Home Can I restore a single table from a full mysql mysqldump file?

# Can I restore a single table from a full mysql mysqldump file?

Mobius
1#
Mobius Published in 2009-06-18 16:50:32Z
 I have a mysqldump backup of my mysql database consisting of all of our tables which is about 440 megs. I want to restore the contents of just one of the tables form the mysqldump. Is this possible? Theoretically, I could just cut out the section that rebuilds the table I want but I don't even know how to effectively edit a text document that size.
sjas
2#
 You can try to use sed in order to extract only the table you want. Let say the name of your table is mytable and the file mysql.dump is the file containing your huge dump: $sed -n -e '/CREATE TABLE.*mytable/,/CREATE TABLE/p' mysql.dump > mytable.dump  This will copy in the file mytable.dump what is located between CREATE TABLE mytable and the next CREATE TABLE corresponding to the next table. You can then adjust the file mytable.dump which contains the structure of the table mytable, and the data (a list of INSERT). sjas 3# sjas Reply to 2016-08-10 09:55:33Z  I used a modified version of uloBasEI's sed command. It includes the preceding DROP command, and reads until mysql is done dumping data to your table (UNLOCK). Worked for me (re)importing wp_users to a bunch of Wordpress sites. sed -n -e '/DROP TABLE.*mytable/,/UNLOCK TABLES/p' mydump.sql > tabledump.sql  Chris Forrence 4# Chris Forrence Reply to 2013-04-25 12:58:25Z  This can be done more easily? This is how I did it: Create a temporary database (e.g. restore): mysqladmin -u root -p create restore Restore the full dump in the temp database: mysql -u root -p restore < fulldump.sql Dump the table you want to recover: mysqldump restore mytable > mytable.sql Import the table in another database: mysql -u root -p database < mytable.sql Brom558 5# Brom558 Reply to 2013-08-08 09:34:24Z  A simple solution would be to simply create a dump of just the table you wish to restore separately. You can use the mysqldump command to do so with the following syntax: mysqldump -u [user] -p[password] [database] [table] > [output_file_name].sql  Then import it as normal, and it will only import the dumped table. JCCyC 6# JCCyC Reply to 2009-06-18 16:57:00Z  One way or another, any process doing that will have to go through the entire text of the dump and parse it in some way. I'd just grep for INSERT INTO the_table_i_want  and pipe the output into mysql. Take a look at the first table in the dump before, to make sure you're getting the INSERT's the right way. Edit: OK, got the formatting right this time. Maxime Biette 7# Maxime Biette Reply to 2013-09-18 12:40:00Z  You should try @bryn command but with the  delimiter otherwise you will also extract the tables having a prefix or a suffix, this is what I usually do: sed -n -e '/DROP TABLE.*mytable/,/UNLOCK TABLES/p' dump.sql > mytable.sql  Also for testing purpose, you may want to change the table name before importing: sed -n -e 's/mytable/mytable_restored/g' mytable.sql > mytable_restored.sql  To import you can then use the mysql command: mysql -u root -p'password' mydatabase < mytable_restore.sql  vicvicvic 8# vicvicvic Reply to 2015-02-23 11:10:33Z  Backup $ mysqldump -A | gzip > mysqldump-A.gz  Restore single table $mysql -e "truncate TABLE_NAME" DB_NAME$ zgrep ^"INSERT INTO \TABLE_NAME" mysqldump-A.gz | mysql DB_NAME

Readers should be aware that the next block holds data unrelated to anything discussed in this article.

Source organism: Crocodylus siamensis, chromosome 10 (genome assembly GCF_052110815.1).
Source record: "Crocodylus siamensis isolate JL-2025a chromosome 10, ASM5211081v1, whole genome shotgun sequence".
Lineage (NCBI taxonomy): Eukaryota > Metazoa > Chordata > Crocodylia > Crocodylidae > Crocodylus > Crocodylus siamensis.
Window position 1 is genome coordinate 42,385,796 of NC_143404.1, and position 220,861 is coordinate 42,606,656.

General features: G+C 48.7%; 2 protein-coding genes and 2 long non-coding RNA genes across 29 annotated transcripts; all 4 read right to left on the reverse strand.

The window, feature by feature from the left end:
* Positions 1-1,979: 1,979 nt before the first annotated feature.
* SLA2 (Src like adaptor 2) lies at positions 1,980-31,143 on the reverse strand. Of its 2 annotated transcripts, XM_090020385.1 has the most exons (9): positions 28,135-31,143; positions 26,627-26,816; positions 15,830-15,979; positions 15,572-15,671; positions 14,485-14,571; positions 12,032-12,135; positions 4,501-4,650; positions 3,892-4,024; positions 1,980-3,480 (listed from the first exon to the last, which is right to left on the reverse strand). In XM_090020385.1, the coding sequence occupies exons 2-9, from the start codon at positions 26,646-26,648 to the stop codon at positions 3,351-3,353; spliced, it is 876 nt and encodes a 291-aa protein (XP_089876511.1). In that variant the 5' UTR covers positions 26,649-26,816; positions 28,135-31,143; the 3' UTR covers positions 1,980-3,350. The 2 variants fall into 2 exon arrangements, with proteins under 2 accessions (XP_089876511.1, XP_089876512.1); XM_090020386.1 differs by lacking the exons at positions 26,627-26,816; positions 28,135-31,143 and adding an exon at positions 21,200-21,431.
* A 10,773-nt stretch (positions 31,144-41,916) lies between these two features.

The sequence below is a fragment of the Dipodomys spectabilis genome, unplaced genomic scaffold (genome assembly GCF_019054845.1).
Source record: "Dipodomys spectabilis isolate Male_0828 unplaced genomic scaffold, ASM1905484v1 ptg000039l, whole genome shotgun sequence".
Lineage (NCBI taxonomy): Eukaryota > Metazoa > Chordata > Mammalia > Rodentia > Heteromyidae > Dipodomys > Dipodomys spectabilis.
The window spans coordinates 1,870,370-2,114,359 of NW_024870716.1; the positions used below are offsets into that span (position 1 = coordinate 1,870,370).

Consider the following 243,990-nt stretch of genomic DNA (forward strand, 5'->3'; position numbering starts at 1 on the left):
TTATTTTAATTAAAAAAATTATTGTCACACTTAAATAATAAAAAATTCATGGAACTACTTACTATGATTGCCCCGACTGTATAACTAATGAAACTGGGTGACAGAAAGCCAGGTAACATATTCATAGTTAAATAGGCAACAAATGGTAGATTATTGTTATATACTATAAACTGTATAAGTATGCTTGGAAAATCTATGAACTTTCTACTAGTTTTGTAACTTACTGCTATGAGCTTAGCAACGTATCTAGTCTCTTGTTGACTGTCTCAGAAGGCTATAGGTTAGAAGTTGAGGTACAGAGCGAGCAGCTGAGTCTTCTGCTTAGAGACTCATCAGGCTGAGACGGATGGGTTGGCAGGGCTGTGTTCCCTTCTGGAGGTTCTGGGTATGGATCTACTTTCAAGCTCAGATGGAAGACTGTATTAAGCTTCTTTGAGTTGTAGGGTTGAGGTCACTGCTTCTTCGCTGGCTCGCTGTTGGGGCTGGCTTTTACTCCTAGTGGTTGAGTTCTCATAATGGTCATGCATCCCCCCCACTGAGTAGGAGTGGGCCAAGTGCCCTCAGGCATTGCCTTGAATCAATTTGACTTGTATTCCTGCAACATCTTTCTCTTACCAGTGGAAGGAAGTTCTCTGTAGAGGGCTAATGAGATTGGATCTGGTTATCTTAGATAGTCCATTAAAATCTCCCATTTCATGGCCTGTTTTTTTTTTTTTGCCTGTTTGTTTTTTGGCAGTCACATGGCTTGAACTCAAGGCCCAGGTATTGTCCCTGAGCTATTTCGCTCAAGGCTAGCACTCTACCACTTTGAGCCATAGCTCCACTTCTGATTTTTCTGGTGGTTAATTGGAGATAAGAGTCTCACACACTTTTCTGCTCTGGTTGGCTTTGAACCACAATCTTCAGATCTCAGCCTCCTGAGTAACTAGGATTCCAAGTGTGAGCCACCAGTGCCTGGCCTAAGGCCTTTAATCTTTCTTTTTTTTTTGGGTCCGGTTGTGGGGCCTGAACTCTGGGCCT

Tim Hoolihan
9#
Tim Hoolihan Reply to 2009-06-18 16:57:48Z
 One possible way to deal with this is to restore to a temporary database, and dump just that table from the temporary database. Then use the new script.
user1097790
10#
 This tool may be is what you want: tbdba-restore-mysqldump.pl https://github.com/orczhou/dba-tool/blob/master/tbdba-restore-mysqldump.pl e.g. Restore a table from database dump file: tbdba-restore-mysqldump.pl -t yourtable -s yourdb -f backup.sql
peter
11#